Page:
This paper identifies areas of cooperation that will help companies achieve their sustainability goals and support countries’ need to lower emissions from land use.
The last five years have seen an encouraging surge in corporate commitments to deforestation-free supply chains. Adopting sustainability commitments is a lot easier, however, than achieving them. Many are finding that reducing deforestation is much harder than expected. The production of deforestation-free products is hampered by, among others, lack of land-use planning, weak law enforcement, and insufficient monitoring and accountability systems.
At the same time, many governments of developed and developing countries have embarked on joint efforts to formulate and support new policies and measures that can reduce carbon emissions from forest loss. Adding momentum to such efforts, the Paris Agreement on climate change obligates all countries to reduce emissions and develop low carbon pathways.
Governments seeking to reduce greenhouse gas emissions and private actors seeking to ensure sustainability across their supply chains are, in fact, aiming for similar outcomes and face the same challenges. In this regard, the Paris Agreement provides a unique opportunity for new public-private partnerships.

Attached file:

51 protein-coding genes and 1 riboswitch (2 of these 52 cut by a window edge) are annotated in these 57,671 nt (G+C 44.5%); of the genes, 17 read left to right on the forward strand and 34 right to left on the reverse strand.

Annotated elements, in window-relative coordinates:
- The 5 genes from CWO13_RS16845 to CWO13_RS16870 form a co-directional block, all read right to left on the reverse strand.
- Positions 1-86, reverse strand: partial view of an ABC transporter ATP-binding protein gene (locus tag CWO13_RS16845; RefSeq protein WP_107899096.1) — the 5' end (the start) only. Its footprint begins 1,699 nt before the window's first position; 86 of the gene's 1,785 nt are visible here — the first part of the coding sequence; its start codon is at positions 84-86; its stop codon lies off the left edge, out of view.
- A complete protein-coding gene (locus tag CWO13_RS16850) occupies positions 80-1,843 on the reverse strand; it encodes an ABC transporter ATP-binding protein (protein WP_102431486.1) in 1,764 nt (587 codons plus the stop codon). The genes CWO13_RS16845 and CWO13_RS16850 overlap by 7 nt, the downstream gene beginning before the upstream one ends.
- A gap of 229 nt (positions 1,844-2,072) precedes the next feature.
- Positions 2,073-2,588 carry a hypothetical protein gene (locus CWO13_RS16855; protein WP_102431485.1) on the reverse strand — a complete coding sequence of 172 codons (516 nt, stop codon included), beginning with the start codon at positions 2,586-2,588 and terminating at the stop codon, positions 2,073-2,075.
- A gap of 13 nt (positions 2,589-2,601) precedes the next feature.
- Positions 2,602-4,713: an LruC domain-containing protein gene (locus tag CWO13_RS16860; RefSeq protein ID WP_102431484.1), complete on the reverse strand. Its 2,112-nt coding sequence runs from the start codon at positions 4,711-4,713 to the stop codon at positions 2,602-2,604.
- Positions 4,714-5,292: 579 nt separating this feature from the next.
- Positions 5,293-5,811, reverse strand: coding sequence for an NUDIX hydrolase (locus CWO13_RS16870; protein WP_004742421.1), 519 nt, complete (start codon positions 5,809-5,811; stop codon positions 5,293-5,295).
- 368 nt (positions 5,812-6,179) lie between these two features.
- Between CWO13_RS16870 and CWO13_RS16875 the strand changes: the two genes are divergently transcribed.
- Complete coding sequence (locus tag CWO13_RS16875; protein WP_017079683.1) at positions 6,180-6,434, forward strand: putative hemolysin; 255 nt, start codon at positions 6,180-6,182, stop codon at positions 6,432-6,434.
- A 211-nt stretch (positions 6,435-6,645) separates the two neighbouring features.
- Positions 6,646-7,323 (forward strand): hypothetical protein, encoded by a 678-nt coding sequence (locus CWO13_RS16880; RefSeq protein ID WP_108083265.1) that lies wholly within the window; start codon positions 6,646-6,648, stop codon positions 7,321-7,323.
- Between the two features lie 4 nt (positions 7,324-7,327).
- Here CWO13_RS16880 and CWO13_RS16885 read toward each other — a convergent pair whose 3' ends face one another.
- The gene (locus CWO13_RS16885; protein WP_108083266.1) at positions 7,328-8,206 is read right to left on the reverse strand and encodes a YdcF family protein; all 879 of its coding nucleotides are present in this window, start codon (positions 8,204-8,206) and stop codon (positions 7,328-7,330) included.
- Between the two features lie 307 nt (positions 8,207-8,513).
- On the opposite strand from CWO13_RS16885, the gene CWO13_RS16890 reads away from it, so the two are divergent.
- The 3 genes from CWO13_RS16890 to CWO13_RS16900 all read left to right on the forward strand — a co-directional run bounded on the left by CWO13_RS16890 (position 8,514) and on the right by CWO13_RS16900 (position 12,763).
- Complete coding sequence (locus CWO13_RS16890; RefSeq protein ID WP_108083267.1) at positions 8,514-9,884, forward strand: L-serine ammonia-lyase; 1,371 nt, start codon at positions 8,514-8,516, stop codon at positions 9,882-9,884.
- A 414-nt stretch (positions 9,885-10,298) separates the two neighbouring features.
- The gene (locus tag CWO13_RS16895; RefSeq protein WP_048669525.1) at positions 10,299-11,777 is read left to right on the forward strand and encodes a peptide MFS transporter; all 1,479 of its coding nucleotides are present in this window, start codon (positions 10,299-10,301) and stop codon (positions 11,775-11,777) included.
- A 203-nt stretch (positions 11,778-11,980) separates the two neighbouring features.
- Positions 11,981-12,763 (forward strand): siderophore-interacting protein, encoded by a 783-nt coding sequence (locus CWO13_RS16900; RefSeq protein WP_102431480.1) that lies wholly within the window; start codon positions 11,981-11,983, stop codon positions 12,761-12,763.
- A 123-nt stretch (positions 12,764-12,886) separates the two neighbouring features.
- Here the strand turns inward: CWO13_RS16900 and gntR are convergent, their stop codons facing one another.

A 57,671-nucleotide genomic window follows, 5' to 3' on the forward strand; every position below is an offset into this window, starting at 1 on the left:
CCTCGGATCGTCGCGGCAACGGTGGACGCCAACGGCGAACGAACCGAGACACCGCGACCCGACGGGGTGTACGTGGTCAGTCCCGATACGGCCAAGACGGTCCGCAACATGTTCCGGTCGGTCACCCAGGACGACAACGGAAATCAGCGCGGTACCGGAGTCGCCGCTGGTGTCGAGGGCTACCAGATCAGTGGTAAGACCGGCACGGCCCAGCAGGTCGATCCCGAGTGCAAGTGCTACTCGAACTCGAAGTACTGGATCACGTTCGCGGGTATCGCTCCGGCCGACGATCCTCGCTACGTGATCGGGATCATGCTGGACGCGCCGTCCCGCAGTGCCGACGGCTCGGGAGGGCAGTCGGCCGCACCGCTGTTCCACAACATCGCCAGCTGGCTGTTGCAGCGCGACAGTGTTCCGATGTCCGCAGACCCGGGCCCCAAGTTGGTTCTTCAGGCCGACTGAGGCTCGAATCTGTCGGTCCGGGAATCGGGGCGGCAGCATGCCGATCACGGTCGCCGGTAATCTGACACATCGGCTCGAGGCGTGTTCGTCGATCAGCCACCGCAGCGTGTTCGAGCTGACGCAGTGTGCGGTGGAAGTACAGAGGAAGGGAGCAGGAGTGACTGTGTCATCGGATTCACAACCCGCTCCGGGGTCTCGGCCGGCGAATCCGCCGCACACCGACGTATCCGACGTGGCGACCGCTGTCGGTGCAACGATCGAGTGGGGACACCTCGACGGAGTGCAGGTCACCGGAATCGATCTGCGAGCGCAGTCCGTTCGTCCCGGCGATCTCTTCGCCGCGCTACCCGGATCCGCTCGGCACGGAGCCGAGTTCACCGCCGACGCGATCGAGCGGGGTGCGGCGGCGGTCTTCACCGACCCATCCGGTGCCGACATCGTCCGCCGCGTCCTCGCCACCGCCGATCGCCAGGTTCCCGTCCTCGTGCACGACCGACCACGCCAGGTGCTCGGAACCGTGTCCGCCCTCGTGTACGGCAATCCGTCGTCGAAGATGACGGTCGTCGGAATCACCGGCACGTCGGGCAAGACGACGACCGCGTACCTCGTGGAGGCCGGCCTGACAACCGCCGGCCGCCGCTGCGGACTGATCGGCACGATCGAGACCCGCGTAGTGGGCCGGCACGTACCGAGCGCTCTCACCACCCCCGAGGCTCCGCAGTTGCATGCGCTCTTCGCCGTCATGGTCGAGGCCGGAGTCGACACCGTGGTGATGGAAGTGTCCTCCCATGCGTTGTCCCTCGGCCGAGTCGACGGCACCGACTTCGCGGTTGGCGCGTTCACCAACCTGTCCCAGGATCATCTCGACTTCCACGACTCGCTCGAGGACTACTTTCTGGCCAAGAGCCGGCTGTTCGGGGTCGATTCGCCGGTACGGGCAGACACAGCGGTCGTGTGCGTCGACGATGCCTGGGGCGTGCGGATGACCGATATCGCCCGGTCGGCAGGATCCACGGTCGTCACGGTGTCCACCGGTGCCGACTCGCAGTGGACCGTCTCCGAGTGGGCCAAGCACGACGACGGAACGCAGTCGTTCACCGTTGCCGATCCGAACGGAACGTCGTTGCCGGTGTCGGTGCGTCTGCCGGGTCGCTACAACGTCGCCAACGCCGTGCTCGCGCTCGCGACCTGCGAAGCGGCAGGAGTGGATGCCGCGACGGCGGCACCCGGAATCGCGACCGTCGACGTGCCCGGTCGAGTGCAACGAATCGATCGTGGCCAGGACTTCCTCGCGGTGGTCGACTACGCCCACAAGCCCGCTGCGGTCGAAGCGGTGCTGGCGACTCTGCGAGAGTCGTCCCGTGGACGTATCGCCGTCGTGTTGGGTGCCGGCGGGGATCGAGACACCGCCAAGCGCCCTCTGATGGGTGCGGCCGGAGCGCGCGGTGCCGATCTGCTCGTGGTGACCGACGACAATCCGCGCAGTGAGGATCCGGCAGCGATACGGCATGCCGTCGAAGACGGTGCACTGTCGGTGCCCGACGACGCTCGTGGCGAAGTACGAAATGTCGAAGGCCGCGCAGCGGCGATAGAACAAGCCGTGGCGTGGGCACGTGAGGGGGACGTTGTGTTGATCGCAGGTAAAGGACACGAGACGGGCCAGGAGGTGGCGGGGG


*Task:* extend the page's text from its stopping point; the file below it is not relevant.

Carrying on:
Funding for this report was provided by the U.S. Department of State, Bureau of Oceans and International Environmental and Scientific Affairs. This report was prepared by a consortium led by Winrock International with Climate Focus, Meridian Institute, and a team of expert authors. The report should be cited as: Streck, C., and Lee, D. 2016. “Partnering for Results: Public-Private Collaboration on Deforestation-Free Supply Chains.” Prepared with support from cooperative agreement # S-LMAQM-13-CA-1128 with U.S. Department of State.